10. Jackson ML. 1979. Soil chemical analysis-Advanced course, 2nd. ed. Madison, WI: M.L. Jackson. 895 p.Google Scholar
  11. Jakobsson SP, Moore JG. 1986. Hydrothermal minerals and alteration rates at Surtsey volcano, Iceland. Geol Soc Am Bull 97:648–659.CrossRefGoogle Scholar
  12. Jercinovic MJ, Keil K, Smith MR, Schmitt RA. 1990. Alteration of basaltic glasses from north-central British Columbia, Canada. Geochim Cosmochim Acta 54:2679–2696.CrossRefGoogle Scholar
  13. Kinter EB, Diamond S. 1966. A new method for preparation and treatment of oriented-aggregate specimens of soil clays for x-ray diffraction analysis. Soil Sci 81:111–120.CrossRefGoogle Scholar
  14. Petit J-C, Della Mea G, Dran J-C, Magonthier M-C, Mando PA. Paccagnella A. 1990. Hydrated-layer formation during dissolution of complex silicate glasses and minerals. Geochim Cosmochim Acta 54:1941–1955.CrossRefGoogle Scholar
  15. Schiffman P, Fridleifsson GO. 1991. The smectite to chlorite transition in drillhole NJ-15, Nesjavellir geothermal field, Iceland: XRD, BSE, and electron microporbe investigations. J Metamor Geol 9:679–696.CrossRefGoogle Scholar
  16. Schiffman P, Staudigel H. 1995. The smectite to chlorite transition in a fossil seamount hydrothermal system: the Basement Complex of La Palma, Canary Islands. J Metamor Geol 13:487–498.CrossRefGoogle Scholar
  17. Schiffman P, Staudigel H. 1994. Hydrothermal alteration of a seamount complex on La Palma, Canary Islands: Implications for metamorphism in accreted terranes. Geology 22: 151–154.CrossRefGoogle Scholar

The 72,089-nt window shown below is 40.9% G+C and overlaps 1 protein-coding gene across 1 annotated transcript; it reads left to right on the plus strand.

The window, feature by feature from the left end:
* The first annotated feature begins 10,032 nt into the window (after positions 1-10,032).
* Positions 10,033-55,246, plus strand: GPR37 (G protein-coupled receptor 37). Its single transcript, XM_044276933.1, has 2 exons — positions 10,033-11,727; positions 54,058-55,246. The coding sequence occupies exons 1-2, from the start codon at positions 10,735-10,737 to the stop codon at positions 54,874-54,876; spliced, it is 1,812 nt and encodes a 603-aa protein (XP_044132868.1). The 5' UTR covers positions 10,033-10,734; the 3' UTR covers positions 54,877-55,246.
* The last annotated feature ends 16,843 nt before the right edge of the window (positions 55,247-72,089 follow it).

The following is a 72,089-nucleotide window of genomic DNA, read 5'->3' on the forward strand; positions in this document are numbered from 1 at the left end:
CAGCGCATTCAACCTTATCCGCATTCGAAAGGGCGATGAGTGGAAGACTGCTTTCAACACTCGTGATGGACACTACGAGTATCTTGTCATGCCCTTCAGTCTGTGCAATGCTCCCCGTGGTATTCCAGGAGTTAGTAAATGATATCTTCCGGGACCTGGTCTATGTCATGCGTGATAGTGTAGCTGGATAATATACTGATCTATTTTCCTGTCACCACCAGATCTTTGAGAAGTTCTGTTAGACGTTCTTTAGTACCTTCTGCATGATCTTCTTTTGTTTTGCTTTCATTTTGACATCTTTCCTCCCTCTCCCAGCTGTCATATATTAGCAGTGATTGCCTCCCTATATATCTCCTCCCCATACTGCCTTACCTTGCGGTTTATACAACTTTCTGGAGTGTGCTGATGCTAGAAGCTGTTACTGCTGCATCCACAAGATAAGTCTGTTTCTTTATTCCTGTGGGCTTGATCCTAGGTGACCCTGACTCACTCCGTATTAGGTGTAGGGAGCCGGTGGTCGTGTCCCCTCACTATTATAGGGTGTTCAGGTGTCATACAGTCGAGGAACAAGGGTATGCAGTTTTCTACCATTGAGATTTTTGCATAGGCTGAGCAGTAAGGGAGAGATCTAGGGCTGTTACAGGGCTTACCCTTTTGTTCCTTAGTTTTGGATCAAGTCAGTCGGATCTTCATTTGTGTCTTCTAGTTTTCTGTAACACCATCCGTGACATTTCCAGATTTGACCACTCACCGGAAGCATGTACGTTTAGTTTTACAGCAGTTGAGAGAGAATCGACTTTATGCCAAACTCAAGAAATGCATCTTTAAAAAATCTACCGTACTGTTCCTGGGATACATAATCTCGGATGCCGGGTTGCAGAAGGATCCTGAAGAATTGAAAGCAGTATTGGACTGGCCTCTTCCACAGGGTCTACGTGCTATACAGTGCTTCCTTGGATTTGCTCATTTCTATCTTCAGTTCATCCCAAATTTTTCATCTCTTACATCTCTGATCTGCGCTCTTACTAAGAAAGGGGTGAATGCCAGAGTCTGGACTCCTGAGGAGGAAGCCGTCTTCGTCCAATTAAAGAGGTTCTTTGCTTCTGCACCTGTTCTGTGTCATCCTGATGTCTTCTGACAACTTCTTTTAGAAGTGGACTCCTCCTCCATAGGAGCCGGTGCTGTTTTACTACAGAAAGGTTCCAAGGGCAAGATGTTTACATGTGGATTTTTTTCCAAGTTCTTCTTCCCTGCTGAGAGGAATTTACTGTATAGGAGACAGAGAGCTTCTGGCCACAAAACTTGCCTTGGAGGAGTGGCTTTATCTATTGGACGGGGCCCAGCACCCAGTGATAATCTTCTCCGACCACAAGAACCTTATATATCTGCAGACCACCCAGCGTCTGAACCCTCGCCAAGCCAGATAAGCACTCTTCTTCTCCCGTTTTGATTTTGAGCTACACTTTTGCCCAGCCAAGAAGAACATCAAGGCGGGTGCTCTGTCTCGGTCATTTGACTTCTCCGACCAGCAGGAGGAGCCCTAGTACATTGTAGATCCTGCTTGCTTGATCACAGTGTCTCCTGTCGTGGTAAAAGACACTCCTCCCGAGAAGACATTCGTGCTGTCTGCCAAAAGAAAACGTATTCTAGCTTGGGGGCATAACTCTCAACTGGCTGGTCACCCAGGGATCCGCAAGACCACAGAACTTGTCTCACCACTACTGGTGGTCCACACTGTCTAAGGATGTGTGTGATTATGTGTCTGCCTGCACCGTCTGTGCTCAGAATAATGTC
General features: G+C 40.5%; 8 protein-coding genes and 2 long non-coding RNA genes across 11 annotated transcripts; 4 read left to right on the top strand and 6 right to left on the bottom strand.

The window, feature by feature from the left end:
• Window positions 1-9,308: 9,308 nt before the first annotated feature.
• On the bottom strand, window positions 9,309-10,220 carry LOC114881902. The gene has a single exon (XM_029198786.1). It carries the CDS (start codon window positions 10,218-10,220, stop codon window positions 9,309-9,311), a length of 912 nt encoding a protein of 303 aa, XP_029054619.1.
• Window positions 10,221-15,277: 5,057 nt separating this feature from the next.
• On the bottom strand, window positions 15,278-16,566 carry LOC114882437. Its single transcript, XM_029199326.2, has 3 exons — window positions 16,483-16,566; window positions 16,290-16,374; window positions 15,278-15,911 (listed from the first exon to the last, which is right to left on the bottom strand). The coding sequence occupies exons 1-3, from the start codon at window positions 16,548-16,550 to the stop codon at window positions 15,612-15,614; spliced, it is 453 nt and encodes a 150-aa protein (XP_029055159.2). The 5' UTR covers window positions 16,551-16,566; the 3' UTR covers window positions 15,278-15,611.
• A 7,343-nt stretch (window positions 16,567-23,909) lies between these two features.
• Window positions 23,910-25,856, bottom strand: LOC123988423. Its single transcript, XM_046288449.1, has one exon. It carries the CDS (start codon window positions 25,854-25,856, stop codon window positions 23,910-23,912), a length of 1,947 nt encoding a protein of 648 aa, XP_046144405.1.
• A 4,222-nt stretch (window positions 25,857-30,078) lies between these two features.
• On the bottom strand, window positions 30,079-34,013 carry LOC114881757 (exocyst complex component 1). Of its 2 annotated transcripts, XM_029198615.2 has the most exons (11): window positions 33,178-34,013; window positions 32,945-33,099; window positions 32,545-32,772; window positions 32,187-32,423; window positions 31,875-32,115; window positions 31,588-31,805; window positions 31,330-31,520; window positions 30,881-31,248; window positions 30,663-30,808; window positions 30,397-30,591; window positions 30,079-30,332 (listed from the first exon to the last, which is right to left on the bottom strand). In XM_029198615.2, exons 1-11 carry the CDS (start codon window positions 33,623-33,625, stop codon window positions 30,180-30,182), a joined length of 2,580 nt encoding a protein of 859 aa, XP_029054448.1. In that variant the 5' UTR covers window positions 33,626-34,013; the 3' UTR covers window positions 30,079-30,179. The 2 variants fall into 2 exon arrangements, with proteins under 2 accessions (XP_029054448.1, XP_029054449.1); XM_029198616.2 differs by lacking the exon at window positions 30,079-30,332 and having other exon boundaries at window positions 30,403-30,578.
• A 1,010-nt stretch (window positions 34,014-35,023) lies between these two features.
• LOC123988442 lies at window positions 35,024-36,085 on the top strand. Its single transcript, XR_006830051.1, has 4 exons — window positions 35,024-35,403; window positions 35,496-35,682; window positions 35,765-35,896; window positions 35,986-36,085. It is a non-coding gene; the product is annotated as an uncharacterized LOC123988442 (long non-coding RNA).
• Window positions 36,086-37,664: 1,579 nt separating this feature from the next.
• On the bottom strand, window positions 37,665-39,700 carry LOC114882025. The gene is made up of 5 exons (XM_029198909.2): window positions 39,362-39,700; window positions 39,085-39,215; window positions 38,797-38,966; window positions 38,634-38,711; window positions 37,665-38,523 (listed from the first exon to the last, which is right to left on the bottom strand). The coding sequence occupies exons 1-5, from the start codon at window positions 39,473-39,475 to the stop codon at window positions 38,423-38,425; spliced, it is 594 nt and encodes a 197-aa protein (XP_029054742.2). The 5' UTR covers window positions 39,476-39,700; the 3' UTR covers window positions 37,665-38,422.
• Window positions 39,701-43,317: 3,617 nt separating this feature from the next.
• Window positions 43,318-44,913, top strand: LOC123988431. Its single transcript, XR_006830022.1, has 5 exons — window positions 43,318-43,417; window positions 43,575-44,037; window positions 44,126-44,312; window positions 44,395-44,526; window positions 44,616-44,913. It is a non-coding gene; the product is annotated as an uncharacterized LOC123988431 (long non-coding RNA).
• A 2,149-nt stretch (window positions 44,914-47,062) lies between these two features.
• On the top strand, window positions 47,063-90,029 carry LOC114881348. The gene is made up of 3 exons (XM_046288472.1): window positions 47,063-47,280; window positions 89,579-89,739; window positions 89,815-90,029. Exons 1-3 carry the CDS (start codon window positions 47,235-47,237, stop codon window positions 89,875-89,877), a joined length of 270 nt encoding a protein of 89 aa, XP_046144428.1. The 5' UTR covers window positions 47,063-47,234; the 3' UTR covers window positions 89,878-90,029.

18. Singer A. 1974. Mineralogy of palagonitic material from the Golan Heights, Israel. Clays Clay Miner 22:231–240.CrossRefGoogle Scholar
  19. Soil Survey Staff. 1992. Soil Survey Laboratory Methods Manual: Soil Survey Investigations Report 42, V. 2.0. USDA-Soil Conservation Service, Lincoln, NE. 400 p.Google Scholar
  20. Southard RJ. 1995. Department of Land, Air and Water Resources, University of California-Davis, Davis, CA 95616.Google Scholar
  21. Staudigel H. 1981. Der basale Komplex von La Palma. Submarine vulkanische prozesse, Petrologie, Geochemie und sekundare prozesse im herausgehobenen, submarinen Teil einer ozeanischen Insel [Ph.D. thesis]. Bochum, Germany: Ruhr University. 357 p.Google Scholar
  22. Staudigel H, Hart SR. 1983. Alteration of basaltic glass: mechanisms and significance for the oceanic cmst-seawater budget. Geochim Cosmochim Acta 47:337–350.CrossRefGoogle Scholar
  23. Staudigel H, Schmincke H-U. 1984. The Pliocene Seamount series of La Palma/Canary Islands. J Geophys Res 89: 11915–11215.CrossRefGoogle Scholar
  24. Thorseth IH, Fumes H, Tumyr O. 1995. Textural and chemical effects of bacterial activity on basaltic glass: an experimental approach. Chem Geol 119:139–160.CrossRefGoogle Scholar
  25. Thorseth IH, Fumes H, Tumyr O. 1991. A textural and chemical study of Icelandic palagonite of varied composition and its bearing on the mechanism of glass-palagonite transformation. Geochim Cosmochim Acta 55:731–749.CrossRefGoogle Scholar
  26. Whittig LD, Allardice WR. 1986. X-ray diffraction techniques. Methods of soil analysis, Part 1: Physical and mineralogic methods, Agronomy Monograph no. 9. American Society of Agronomy—Soil Science of America, p 331–362.Google Scholar
  27. Zhou Z, Fyfe WS. 1989. Palagonitization of basaltic glass from DSDP Site 335, Leg 37: Textures, chemical composition, and mechanism of formation. Am Mineral 74:1045–1053.Google Scholar
  28. Zhou Z, Fyfe WS, Tazaki K, van der Gaast SI. 1992. The structural characteristics of palagonite from DSDP Site 335. Can Mineral 30:75–81.Google Scholar

Copyright information

© The Clay Minerals Society 1996

Authors and Affiliations

  • P. Schiffman
    • 1
  • R. J. Southard
    • 2
  1. 1.Dept of GeologyUniversity of California, DavisDavisUSA
  2. 2.Dept of Land, Air and Water ResourcesUniversity of California, DavisDavisUSA

Personalised recommendations